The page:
A new article by Megan Brooks, “Resistant Schizophrenia: Brain Imaging Provides Insight,” published on Medscape Medical News, March 17, 2016, reports on the results of a new study examining brain imaging studies of schizophrenia with a focus on the differences and similarities between schizophrenia patients that are responsive to treatment and those that are resistant to treatment. The report authors, Elias Mouchlianitis, PhD, Dr. Robert McCutcheon, MBBS, MRCPsych, and Oliver D Howes, DM, published their report, “Brain-imaging studies of treatment-resistant schizophrenia: a systematic review,” online with Lancet Psychiatry on March 3. The big question, one of the report’s authors, Robert McCutcheon, said to Medscape Medical News, is “whether treatment-resistant schizophrenia is best understood as a more severe form of responsive schizophrenia or whether it has a fundamentally different pathophysiology.” The resolution of that question, which is the focus of a great deal of current research, could have a profound effect on diagnosis and treatment.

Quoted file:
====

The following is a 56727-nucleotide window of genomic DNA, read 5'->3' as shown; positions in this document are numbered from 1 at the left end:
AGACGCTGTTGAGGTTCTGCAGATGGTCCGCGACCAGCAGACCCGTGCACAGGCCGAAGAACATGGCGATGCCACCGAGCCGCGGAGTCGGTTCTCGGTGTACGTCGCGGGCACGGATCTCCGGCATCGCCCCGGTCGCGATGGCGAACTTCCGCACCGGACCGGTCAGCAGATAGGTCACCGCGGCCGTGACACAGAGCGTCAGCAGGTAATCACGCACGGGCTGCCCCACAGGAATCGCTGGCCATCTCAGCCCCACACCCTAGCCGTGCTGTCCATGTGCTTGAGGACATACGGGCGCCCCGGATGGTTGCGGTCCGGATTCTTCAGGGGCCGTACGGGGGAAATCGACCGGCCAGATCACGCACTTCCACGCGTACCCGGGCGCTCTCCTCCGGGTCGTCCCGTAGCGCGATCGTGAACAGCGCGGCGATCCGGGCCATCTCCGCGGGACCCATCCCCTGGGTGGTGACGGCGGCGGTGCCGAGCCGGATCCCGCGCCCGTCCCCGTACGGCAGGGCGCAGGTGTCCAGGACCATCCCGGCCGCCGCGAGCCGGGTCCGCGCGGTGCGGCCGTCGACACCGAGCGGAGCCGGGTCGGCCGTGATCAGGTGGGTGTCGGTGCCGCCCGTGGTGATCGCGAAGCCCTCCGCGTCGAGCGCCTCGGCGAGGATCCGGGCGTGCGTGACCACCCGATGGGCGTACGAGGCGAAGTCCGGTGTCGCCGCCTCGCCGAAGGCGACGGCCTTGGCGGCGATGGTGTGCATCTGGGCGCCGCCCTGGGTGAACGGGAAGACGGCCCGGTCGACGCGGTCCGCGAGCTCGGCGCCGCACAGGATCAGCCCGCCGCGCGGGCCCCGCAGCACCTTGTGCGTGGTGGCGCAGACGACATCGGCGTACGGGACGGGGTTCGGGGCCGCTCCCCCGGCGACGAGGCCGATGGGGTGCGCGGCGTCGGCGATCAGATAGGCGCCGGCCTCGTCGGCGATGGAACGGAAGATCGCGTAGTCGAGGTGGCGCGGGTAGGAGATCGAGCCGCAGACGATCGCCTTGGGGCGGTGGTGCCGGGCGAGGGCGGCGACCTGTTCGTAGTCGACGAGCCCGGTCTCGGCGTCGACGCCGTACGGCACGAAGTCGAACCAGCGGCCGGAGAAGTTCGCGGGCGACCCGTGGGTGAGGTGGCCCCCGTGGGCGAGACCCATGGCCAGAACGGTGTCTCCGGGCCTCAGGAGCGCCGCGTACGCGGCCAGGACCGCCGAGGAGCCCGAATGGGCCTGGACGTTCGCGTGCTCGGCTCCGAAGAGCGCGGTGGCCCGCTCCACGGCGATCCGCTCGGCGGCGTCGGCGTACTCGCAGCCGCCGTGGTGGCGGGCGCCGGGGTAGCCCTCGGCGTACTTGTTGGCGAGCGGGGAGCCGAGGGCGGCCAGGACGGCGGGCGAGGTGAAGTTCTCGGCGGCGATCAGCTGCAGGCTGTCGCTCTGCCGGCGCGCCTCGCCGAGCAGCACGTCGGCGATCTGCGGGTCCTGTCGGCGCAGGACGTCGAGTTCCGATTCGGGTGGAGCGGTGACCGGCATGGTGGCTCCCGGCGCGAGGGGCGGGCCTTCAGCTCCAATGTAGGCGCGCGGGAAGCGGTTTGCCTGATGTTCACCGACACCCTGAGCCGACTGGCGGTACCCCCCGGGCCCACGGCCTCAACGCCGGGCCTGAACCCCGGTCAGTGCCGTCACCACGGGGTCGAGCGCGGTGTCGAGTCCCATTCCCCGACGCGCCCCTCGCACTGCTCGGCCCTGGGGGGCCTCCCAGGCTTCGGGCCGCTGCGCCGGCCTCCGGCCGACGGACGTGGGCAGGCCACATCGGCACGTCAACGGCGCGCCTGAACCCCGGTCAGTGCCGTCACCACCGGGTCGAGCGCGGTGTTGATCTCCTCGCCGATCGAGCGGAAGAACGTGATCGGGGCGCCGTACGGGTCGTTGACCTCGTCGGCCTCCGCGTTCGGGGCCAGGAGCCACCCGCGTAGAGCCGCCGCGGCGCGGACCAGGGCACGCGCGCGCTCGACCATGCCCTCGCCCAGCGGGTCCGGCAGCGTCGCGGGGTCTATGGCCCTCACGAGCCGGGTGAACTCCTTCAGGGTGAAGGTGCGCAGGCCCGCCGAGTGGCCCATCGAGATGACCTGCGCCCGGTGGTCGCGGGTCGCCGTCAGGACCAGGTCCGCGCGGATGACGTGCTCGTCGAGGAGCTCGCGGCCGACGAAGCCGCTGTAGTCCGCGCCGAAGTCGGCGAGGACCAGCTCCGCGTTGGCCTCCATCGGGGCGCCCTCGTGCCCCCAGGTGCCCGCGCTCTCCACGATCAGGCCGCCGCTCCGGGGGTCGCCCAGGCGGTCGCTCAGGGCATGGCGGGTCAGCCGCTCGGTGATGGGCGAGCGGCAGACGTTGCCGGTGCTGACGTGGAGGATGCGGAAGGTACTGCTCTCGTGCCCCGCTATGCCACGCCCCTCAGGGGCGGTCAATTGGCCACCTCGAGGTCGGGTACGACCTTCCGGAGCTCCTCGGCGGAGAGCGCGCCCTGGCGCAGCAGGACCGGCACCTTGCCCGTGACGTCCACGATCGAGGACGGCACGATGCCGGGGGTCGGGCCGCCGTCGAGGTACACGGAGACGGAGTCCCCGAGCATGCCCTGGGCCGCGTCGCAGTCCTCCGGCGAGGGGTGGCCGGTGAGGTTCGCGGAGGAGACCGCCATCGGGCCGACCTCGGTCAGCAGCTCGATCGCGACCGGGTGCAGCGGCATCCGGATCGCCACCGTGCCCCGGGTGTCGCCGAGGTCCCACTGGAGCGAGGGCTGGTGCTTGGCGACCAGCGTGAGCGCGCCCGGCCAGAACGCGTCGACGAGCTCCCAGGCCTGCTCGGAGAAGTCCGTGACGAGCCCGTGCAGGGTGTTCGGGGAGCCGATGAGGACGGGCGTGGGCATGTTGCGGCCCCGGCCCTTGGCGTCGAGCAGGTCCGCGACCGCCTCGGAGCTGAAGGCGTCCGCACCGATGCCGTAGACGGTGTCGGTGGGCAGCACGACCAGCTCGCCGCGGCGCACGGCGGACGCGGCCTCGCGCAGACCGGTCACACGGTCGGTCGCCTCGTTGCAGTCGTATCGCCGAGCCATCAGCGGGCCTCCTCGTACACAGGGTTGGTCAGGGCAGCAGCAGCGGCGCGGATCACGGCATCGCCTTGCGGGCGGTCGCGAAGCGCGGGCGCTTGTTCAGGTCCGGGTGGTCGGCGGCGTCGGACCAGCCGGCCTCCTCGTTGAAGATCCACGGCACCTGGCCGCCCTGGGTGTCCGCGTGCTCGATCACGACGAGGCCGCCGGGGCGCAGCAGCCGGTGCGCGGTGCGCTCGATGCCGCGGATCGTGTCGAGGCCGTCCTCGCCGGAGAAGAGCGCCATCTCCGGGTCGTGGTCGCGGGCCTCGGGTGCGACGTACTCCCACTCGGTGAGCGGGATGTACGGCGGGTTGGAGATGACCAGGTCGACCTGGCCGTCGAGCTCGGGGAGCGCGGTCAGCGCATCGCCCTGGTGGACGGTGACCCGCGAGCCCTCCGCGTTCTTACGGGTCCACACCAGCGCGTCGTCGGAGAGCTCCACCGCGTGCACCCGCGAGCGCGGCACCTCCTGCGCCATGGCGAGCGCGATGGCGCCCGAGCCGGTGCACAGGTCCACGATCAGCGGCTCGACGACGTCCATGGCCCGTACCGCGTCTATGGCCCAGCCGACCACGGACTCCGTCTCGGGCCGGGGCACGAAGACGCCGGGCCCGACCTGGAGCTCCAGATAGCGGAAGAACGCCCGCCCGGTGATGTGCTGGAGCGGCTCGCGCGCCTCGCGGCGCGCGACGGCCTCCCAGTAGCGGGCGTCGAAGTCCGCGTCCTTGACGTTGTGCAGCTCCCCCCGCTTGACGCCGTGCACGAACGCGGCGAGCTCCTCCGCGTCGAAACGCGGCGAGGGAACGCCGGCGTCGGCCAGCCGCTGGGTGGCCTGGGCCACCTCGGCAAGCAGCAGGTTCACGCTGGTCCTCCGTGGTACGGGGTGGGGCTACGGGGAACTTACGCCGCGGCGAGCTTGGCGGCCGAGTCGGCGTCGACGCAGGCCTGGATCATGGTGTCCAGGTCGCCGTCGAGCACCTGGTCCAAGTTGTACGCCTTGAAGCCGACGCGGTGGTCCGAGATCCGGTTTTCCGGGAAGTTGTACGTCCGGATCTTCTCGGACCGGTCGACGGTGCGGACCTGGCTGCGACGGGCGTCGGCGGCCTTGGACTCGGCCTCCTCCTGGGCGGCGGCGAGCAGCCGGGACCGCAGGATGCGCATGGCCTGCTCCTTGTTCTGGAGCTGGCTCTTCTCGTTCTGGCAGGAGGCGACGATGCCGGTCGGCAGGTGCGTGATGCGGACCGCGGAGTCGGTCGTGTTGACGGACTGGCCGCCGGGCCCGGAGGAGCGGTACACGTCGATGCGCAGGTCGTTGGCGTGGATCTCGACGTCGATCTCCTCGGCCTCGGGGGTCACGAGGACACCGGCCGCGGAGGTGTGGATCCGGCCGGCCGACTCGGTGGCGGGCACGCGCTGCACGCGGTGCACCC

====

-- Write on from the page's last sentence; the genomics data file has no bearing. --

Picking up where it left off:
“Our review shows some support for both of these hypotheses. On some measures, such as gray matter reductions, resistant patients do appear to show more severe abnormalities compared to responsive patients. On other measures examining neurochemical functioning, however, it seems that there can be quite different processes operating in responsive and resistant patients.”
Although the study does not provide a definitive answer, it appears to be an important step, further illuminating what is known and opening the way to learning more. The study was funded by Medical Research Council UK Maudsley Charity, the Wellcome Trust, the UK National Institute for Health Research Biomedical Research Centre at South London, the Maudsley National Health Service Foundation Trust, and King’s College London.